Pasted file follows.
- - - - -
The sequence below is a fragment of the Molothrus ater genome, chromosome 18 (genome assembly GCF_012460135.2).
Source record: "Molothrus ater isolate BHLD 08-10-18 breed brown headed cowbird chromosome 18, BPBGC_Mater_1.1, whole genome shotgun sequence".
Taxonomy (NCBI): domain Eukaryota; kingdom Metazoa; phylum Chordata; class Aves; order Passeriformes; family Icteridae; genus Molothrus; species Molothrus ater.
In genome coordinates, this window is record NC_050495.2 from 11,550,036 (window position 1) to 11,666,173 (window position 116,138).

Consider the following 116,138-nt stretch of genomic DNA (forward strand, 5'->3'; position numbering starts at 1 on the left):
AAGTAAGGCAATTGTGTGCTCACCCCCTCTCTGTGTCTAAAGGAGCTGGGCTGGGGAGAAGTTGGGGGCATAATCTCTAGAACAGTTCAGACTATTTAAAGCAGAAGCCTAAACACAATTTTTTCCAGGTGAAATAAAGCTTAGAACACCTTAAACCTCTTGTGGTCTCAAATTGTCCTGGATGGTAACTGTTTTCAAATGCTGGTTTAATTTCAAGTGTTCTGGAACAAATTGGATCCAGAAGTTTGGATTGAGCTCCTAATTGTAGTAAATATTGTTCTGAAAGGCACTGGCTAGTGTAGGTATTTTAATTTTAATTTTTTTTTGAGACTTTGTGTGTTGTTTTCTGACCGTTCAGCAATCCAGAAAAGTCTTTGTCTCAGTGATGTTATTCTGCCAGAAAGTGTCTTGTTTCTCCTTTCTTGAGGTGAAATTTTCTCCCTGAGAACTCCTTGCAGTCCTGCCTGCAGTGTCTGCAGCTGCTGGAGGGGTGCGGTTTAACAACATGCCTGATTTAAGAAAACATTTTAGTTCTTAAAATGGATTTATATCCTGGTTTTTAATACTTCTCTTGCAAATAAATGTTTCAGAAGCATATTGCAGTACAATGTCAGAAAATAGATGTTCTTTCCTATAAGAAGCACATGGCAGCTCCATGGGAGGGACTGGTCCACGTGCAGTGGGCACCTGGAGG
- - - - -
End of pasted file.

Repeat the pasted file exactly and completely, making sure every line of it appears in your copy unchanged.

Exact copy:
The sequence below is a fragment of the Molothrus ater genome, chromosome 18 (genome assembly GCF_012460135.2).
Source record: "Molothrus ater isolate BHLD 08-10-18 breed brown headed cowbird chromosome 18, BPBGC_Mater_1.1, whole genome shotgun sequence".
Taxonomy (NCBI): domain Eukaryota; kingdom Metazoa; phylum Chordata; class Aves; order Passeriformes; family Icteridae; genus Molothrus; species Molothrus ater.
In genome coordinates, this window is record NC_050495.2 from 11,550,036 (window position 1) to 11,666,173 (window position 116,138).

Consider the following 116,138-nt stretch of genomic DNA (forward strand, 5'->3'; position numbering starts at 1 on the left):
AAGTAAGGCAATTGTGTGCTCACCCCCTCTCTGTGTCTAAAGGAGCTGGGCTGGGGAGAAGTTGGGGGCATAATCTCTAGAACAGTTCAGACTATTTAAAGCAGAAGCCTAAACACAATTTTTTCCAGGTGAAATAAAGCTTAGAACACCTTAAACCTCTTGTGGTCTCAAATTGTCCTGGATGGTAACTGTTTTCAAATGCTGGTTTAATTTCAAGTGTTCTGGAACAAATTGGATCCAGAAGTTTGGATTGAGCTCCTAATTGTAGTAAATATTGTTCTGAAAGGCACTGGCTAGTGTAGGTATTTTAATTTTAATTTTTTTTTGAGACTTTGTGTGTTGTTTTCTGACCGTTCAGCAATCCAGAAAAGTCTTTGTCTCAGTGATGTTATTCTGCCAGAAAGTGTCTTGTTTCTCCTTTCTTGAGGTGAAATTTTCTCCCTGAGAACTCCTTGCAGTCCTGCCTGCAGTGTCTGCAGCTGCTGGAGGGGTGCGGTTTAACAACATGCCTGATTTAAGAAAACATTTTAGTTCTTAAAATGGATTTATATCCTGGTTTTTAATACTTCTCTTGCAAATAAATGTTTCAGAAGCATATTGCAGTACAATGTCAGAAAATAGATGTTCTTTCCTATAAGAAGCACATGGCAGCTCCATGGGAGGGACTGGTCCACGTGCAGTGGGCACCTGGAGG